• Triceps. These allow drummers to stretch their arms. They’re activated the most when drummers are striking their instrument pretty hard, and while they’re extending their arm to hit the crash cymbal or toms.
  • Forearm muscles. These ones allow drummers to have better control of their fingers and also flex their wrists. Without forearm muscles actively involved, it would become quite difficult for drummers to hold their drumsticks or strike the drums by only moving their wrists.
  • Calf muscles. Commonly known as the leg triceps, these muscles enable drummers to step on the bass kick pedal while holding their heel upwards.
  • Shin muscles. These allow drummers to tap their feet and lift them while their heels are placed on the ground. Additionally, drummers use these muscles to open & close the hi-hats. Without shin muscles, this would become downright impossible.

Have you heard about cardio drumming?

Let’s quickly cover this one and move on to the main section of this article. Alright, so what’s cardio drumming? In simplest words, it’s a trend that has seen much popularity in fitness centers all over the globe. It involves banging something that looks like a giant ball with your drumsticks. Also, instead of sitting, cardio drummers stand, run, or squat. The exercise ball is waist high and the person is slightly bent with a straight back, just so that the abs are employed greatly.

If drumming found its way to fitness centers worldwide, there’s no reason to dismiss its workout qualities. That being said, it might be time to see some real data concerning the calories burnt while playing this fantastic instrument.

A drummer playing on stage, feeling happy.

So, how many calories does playing drums burn?

Okay, let’s hope there aren’t any readers that would still ask if drumming burns calories at all. If you’ve read the section above thoroughly, you’ve noticed drumming as being more & more accepted as a legitimate workout method, apart from being something of a necessity in most music bands around the world. Of course, there are and there were some good bands that used the rhythm machine as their drummer (for instance, Big Black).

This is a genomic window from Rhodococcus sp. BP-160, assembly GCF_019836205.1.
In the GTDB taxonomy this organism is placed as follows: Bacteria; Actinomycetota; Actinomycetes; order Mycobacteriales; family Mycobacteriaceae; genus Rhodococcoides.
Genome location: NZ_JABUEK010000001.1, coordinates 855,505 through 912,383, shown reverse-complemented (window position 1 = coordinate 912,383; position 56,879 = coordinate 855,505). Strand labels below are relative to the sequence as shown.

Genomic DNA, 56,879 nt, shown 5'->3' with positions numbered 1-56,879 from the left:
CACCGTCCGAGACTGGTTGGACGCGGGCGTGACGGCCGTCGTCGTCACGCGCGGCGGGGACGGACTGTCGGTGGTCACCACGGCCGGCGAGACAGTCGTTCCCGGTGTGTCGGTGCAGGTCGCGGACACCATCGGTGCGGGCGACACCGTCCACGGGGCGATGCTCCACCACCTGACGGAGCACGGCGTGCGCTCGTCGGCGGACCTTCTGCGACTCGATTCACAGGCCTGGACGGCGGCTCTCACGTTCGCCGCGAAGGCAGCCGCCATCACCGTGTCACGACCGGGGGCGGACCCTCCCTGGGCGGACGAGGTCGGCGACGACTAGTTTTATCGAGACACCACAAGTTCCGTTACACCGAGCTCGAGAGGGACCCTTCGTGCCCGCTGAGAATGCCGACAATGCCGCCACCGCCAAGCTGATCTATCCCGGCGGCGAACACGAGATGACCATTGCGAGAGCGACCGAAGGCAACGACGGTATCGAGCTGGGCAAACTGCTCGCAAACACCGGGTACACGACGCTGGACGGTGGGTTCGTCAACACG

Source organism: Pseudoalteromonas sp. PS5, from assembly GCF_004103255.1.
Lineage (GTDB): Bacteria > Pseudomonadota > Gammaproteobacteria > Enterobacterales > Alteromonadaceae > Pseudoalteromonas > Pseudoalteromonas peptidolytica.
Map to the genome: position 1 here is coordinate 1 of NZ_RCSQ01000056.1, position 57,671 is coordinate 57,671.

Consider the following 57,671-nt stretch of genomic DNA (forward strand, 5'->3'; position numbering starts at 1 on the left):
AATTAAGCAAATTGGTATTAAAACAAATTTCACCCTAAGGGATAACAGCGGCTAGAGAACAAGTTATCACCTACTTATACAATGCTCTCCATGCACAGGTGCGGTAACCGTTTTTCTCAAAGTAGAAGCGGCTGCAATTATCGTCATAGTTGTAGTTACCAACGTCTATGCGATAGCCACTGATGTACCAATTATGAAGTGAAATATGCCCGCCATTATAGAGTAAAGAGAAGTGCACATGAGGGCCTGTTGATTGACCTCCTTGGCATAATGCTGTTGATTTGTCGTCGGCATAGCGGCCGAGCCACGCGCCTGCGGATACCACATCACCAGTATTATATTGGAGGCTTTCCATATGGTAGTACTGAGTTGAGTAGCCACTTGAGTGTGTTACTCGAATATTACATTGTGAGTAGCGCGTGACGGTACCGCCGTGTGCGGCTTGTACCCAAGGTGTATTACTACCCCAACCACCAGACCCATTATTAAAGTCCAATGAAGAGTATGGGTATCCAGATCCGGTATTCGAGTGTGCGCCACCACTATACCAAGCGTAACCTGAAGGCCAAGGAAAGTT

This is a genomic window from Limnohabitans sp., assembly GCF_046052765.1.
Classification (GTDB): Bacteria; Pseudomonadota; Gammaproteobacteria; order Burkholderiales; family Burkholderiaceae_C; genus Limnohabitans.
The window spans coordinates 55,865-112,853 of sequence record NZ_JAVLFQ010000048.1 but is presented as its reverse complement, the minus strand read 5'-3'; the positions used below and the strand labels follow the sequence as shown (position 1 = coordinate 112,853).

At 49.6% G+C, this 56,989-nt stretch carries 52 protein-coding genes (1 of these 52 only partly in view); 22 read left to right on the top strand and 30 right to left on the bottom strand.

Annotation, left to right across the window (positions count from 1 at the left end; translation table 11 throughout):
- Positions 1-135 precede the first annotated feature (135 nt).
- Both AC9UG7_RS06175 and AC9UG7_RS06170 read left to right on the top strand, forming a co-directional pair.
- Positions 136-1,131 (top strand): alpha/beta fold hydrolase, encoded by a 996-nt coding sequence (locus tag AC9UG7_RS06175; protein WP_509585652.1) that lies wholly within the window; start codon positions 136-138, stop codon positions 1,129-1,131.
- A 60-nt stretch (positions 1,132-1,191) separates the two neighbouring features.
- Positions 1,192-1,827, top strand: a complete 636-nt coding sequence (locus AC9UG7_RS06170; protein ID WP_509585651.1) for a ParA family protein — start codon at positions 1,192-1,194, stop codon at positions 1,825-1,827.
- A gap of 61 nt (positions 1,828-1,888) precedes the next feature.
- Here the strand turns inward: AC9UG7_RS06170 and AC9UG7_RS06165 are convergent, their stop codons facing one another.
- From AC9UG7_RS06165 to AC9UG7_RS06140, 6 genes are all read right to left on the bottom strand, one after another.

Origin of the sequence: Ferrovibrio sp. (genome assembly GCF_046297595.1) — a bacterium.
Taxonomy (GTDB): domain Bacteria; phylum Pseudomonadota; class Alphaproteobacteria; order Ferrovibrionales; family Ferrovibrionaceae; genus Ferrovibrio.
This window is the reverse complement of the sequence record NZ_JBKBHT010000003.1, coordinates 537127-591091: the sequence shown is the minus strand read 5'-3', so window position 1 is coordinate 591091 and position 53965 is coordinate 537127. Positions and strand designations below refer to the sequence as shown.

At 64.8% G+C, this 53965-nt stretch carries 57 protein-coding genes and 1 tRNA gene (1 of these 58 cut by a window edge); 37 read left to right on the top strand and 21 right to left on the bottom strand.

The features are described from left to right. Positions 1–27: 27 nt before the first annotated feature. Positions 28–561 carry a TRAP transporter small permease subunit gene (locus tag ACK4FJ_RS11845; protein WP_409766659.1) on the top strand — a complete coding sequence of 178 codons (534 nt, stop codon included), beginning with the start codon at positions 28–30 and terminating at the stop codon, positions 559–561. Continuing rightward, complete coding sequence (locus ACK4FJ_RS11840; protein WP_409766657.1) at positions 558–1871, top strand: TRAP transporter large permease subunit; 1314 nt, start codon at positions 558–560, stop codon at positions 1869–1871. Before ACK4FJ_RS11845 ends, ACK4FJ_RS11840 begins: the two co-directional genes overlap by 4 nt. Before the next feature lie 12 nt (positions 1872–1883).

Anyway, drumming burns somewhere between 200-1500 kcal per hour, depending on how hard a drummer bangs its instrument and how much is the whole body involved in the process. One might assume drumming is easy or something. But, one doesn’t know that to keep your arms going at an intentional rhythm for hours on end is downright demanding. There’s a good chance most people’s arms would begin spazzing out of exhaustion after a 10-minute drumming session.

Where did we obtain the info?

Here we’ll show you studies that have determined that drumming is a great calorie-burning activity:

  • Folks at CalorieLab have concluded that a person who weighs 84 kg (185 pounds) will burn about 252 calories during a 1-hour session.
  • The Clem Burke Study found that an hour-long session led to 400-600 kcal burnt. Now, the difference between this one and the research above is in the intensity of the drumming.
  • There are certain scientists who note keeping the beat during an hour and a half concert is the same as running a 10.000-meter race.